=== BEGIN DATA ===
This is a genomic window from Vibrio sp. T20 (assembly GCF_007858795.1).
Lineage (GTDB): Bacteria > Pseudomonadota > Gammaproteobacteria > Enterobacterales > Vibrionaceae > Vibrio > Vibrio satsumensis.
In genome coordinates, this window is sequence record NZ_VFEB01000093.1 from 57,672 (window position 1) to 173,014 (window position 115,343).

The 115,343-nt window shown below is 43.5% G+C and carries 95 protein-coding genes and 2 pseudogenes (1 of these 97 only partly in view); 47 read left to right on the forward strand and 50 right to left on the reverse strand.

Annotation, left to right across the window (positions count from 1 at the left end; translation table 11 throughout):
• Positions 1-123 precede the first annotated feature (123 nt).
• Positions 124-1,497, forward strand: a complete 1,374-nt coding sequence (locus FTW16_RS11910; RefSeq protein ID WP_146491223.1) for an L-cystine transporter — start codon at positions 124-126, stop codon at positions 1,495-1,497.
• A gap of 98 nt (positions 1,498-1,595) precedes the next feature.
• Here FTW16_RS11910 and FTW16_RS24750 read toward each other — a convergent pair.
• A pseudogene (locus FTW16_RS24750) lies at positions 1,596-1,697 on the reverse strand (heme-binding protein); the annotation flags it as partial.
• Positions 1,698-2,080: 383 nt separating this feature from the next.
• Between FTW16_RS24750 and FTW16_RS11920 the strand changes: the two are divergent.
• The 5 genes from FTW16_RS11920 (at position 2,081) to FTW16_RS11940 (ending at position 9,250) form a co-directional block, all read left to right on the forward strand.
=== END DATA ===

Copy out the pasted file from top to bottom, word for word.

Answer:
This is a genomic window from Vibrio sp. T20 (assembly GCF_007858795.1).
Lineage (GTDB): Bacteria > Pseudomonadota > Gammaproteobacteria > Enterobacterales > Vibrionaceae > Vibrio > Vibrio satsumensis.
In genome coordinates, this window is sequence record NZ_VFEB01000093.1 from 57,672 (window position 1) to 173,014 (window position 115,343).

The 115,343-nt window shown below is 43.5% G+C and carries 95 protein-coding genes and 2 pseudogenes (1 of these 97 only partly in view); 47 read left to right on the forward strand and 50 right to left on the reverse strand.

Annotation, left to right across the window (positions count from 1 at the left end; translation table 11 throughout):
• Positions 1-123 precede the first annotated feature (123 nt).
• Positions 124-1,497, forward strand: a complete 1,374-nt coding sequence (locus FTW16_RS11910; RefSeq protein ID WP_146491223.1) for an L-cystine transporter — start codon at positions 124-126, stop codon at positions 1,495-1,497.
• A gap of 98 nt (positions 1,498-1,595) precedes the next feature.
• Here FTW16_RS11910 and FTW16_RS24750 read toward each other — a convergent pair.
• A pseudogene (locus FTW16_RS24750) lies at positions 1,596-1,697 on the reverse strand (heme-binding protein); the annotation flags it as partial.
• Positions 1,698-2,080: 383 nt separating this feature from the next.
• Between FTW16_RS24750 and FTW16_RS11920 the strand changes: the two are divergent.
• The 5 genes from FTW16_RS11920 (at position 2,081) to FTW16_RS11940 (ending at position 9,250) form a co-directional block, all read left to right on the forward strand.